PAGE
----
Under Armour Supports Future Athletes with WIN Global Program

Under Armour  pic
Under Armour
Image: underarmour.com

An accomplished businessman, Anthony W. Deering, has served as Chairman of Exeter Capital, LLC, a private investment firm, since 2004. Alongside his responsibilities with Exeter Capital, Anthony W. Deering is a Director of Under Armour, a leading producer of athletic clothing based in Baltimore. To give back to the communities it serves, Under Armour has undertaken a number of philanthropic initiatives, including WIN Global.

WIN Global aims to empower the next generation of athletes by connecting children in underserved communities to opportunities for playing and practicing sports. To accomplish this mission, WIN Global has undertaken a range of projects, such as improvements to playground areas and the creation of initiatives that teach life skills through sports-driven lessons. In addition, it invests in equipment for participating children and provides support to coaches and other individuals who dedicate their lives to uplifting these communities.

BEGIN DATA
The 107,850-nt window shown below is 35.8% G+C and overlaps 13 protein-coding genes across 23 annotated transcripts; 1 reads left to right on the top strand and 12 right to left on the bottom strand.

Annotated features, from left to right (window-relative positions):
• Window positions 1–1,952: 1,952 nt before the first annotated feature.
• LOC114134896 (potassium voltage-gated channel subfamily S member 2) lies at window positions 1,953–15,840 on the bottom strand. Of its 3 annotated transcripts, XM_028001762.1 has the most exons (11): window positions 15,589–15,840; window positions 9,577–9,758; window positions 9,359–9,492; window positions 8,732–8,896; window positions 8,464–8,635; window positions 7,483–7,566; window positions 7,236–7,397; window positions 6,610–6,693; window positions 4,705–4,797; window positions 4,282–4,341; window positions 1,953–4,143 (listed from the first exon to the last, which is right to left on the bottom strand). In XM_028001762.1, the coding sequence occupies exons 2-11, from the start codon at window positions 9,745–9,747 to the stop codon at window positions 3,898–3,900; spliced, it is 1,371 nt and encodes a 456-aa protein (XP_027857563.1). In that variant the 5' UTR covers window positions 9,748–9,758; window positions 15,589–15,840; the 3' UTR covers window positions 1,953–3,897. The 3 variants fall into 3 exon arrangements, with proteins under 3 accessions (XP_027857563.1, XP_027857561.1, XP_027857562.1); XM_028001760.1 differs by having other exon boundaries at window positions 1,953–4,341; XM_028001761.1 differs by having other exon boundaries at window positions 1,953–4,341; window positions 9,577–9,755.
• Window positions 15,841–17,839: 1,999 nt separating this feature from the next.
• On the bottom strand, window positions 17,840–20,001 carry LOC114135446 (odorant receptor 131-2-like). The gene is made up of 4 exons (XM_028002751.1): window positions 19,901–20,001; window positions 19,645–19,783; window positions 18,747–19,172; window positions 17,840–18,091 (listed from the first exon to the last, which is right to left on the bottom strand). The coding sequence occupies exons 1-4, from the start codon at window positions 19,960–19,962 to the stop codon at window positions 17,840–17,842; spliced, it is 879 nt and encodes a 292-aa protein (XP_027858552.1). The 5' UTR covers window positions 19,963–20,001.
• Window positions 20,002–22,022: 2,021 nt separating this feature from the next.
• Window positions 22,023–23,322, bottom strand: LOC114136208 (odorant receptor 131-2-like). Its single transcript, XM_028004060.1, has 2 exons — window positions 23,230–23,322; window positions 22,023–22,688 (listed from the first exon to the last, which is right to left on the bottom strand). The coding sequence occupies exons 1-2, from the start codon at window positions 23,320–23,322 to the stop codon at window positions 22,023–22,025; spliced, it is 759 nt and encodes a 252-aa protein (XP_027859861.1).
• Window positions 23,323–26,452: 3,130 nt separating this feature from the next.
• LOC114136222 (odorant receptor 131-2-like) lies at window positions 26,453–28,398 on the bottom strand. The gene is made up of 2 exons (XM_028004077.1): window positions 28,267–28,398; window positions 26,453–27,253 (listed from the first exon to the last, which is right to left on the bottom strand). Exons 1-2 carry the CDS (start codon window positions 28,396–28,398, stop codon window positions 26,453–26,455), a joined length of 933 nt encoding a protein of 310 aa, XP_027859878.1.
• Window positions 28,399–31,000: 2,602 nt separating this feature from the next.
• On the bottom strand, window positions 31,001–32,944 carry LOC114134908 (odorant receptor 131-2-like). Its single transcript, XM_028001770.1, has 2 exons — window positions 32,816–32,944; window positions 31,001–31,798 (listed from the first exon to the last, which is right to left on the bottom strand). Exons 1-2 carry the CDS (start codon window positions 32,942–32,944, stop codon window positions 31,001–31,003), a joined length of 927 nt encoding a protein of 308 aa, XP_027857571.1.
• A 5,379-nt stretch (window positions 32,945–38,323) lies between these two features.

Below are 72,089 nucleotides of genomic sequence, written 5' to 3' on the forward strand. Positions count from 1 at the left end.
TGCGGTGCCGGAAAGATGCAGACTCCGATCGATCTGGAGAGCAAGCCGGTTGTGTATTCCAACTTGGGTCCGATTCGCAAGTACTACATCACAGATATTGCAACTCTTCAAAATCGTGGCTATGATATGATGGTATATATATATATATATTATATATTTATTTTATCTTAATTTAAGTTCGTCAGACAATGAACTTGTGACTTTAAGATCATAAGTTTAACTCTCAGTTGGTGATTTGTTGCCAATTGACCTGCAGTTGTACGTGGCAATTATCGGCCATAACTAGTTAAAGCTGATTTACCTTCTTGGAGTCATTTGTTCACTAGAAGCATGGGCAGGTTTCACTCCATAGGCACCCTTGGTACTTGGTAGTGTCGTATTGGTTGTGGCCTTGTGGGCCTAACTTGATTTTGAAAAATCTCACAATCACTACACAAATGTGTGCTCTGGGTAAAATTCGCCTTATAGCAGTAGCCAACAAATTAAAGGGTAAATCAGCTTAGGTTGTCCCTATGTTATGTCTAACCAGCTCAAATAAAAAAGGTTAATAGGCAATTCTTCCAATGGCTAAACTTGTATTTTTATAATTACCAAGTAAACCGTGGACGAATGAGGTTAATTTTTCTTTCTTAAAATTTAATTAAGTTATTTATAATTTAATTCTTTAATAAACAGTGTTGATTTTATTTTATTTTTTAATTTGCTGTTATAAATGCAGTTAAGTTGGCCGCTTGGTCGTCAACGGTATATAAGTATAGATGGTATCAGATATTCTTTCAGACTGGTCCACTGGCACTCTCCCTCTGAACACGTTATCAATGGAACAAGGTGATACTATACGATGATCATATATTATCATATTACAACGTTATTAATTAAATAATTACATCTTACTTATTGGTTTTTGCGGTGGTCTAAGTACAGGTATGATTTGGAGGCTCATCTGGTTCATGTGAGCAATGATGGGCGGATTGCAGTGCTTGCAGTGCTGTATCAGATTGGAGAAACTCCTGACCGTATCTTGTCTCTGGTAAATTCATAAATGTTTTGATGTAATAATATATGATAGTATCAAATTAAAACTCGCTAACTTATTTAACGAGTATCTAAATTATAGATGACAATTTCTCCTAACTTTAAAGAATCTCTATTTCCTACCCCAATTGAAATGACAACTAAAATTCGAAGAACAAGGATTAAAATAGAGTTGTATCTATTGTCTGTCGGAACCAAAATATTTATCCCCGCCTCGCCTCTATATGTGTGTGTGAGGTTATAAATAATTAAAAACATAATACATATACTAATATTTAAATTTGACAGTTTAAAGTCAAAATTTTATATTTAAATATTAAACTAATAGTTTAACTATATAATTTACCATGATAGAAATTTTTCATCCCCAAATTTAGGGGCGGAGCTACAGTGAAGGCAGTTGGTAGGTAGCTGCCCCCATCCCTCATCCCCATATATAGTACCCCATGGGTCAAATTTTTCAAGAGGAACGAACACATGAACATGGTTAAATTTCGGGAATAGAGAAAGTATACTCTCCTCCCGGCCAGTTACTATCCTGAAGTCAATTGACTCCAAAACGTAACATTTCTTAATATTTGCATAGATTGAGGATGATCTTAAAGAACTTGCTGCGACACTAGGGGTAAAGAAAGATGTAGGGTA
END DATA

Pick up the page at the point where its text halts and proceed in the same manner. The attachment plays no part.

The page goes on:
As the name of the program implies, WIN Global seeks to empower communities around the world, and it invites organizations from the communities it serves to apply for grants to further its mission. More information is available online at UnderArmour.com.


Johns Hopkins Medicine Highlights Dangers of Antibiotics

Antibiotics pic
Image: hopkinsmedicine.org

Since 2004, Anthony W. Deering has headed the private investment firm Exeter Capital, LLC, as Chairman. Outside of work, Anthony W. Deering contributes to organizations such as Johns Hopkins Medicine (JHM), where he serves as a Trustee. As one of the nation’s leading health care organizations, JHM undertakes research in a wide range of areas to improve disease prevention and care processes.

Recently, Hopkins researchers looked at nearly 1,500 adult patients who were given antibiotics while in the hospital. The researchers discovered that about a fifth of the cases resulted in undesirable side effects, and about a fifth of those involved patients who did not in fact need antibiotics. More research is emerging about the potential harm of antibiotics, and this new study, published in JAMA Internal Medicine, affirms the findings. Ultimately, researchers want to encourage physicians to consider both risks and benefits before prescribing antibiotics.

The most common side effects of antibiotic use observed in the study included gastrointestinal distress, kidney problems, and blood abnormalities. Patients also experienced new multi-drug-resistant infections and development of a bacterium linked to severe diarrhea. While these side effects did not lead to death in any cases, they led to extended hospital stays, caused hospital readmissions, and necessitated additional diagnostics.